I have never been a very patient person, especially if the things on which I wait seem even remotely in my own control. It’s one thing to have to wait in line at the post office or at an amusement park, but quite another for me to have to wait on myself or my brain to do whatever it has been called on to do.
Growing up, I played the piano. In high school, I especially loved to perform big, dramatic pieces with lots of running eighth notes, but the process of learning the music nearly killed me. As I sat at the keyboard, day after day, learning slowly how to make my fingers conform to the patterns on the page of music in front of me, I wished away my practice time. I begrudged the discipline of hands-separately-then-together, longing for the moment when I would finally get it and the music would flow effortlessly, joyfully out of my fingertips.
This impatience is also often reflected in the discipline I bring to my writing. I am ridiculously intimidated by the blank page and equally frustrated by nonfiction writing’s dependence upon slow research. If I find myself in the middle of writing an essay and realize I need to go back and do more research, I feel like an Everest climber who’s made it half way to the summit, only to realize he didn’t pack enough oxygen to get to the top.
The necessity of having patience in all things makes me a little crazy. I want to jump in head first, roll up my sleeves, and get things done right. At times, patience feels so unproductive that I fool myself into believing that everything would be more fun and/or rewarding if I performed perfectly the first time around. Yet, too often, I overlook the fact that the main reason a flawlessly played Ballade or a well-crafted essay feels so satisfying is due to the work of getting there: without practice, the ligaments in my hands wouldn’t know how far to stretch; my brain wouldn’t rejoice in ideas formed under pressure; my self wouldn’t believe I could be pushed – successfully – to the limits of my abilities, and it wouldn’t even consider taking on the stretch of tougher goals ahead.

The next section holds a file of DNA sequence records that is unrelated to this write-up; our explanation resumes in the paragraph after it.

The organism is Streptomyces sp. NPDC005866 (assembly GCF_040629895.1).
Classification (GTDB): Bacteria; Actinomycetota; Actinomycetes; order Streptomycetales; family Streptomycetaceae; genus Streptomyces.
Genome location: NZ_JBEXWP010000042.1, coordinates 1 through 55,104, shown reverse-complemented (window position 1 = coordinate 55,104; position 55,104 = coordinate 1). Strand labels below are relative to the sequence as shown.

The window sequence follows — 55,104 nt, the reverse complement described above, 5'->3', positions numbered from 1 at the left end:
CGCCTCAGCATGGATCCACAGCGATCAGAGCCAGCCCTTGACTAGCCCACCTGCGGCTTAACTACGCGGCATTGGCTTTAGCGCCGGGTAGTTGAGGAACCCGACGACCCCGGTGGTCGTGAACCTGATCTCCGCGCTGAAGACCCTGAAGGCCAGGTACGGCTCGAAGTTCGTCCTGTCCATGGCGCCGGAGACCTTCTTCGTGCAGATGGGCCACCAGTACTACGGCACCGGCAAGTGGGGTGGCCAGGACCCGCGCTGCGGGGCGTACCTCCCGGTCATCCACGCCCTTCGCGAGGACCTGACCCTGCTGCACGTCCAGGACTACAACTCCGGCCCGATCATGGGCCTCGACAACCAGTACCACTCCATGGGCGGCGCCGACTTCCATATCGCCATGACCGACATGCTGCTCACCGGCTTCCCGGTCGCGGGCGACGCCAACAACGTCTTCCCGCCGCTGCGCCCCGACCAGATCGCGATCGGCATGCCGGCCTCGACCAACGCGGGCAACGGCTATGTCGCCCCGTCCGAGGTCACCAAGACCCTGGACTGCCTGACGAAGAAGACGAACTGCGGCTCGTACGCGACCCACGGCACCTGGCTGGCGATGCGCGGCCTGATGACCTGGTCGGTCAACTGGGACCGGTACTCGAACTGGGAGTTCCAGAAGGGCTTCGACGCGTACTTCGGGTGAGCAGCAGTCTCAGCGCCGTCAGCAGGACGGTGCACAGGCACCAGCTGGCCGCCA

This aversion to patience – and what I have to learn from it – has some bearing on my current state of being. After nine months of baby building, I feel I’ve done my time; another week spent in this bubble bodysuit and Playskool will be redesigning Weeble Wobbles to resemble me! This week, I have been willing the pain of contractions, hoping – with little success – that one will lead to another in quick succession. I imagine myself as my body’s spin class instructor, shouting excitedly into my cavernous womb to get moving and lean in to the pain, to let my techno heartbeat put an end to all this pregnancy madness.
Nevertheless, I’ve learned enough about the discipline of waiting to know that there’s good to come on the other side of patience and that these long, impervious days will fade quickly into joy (and relief) as soon as Baby K makes his or her debut. The downside of this is that his or her arrival will only present a long list of more things about which I must be patient, but that’s a worry for another day. And besides, if I had nothing left to learn or wait on, I probably also wouldn’t have anything to write about, and that would be very sad indeed.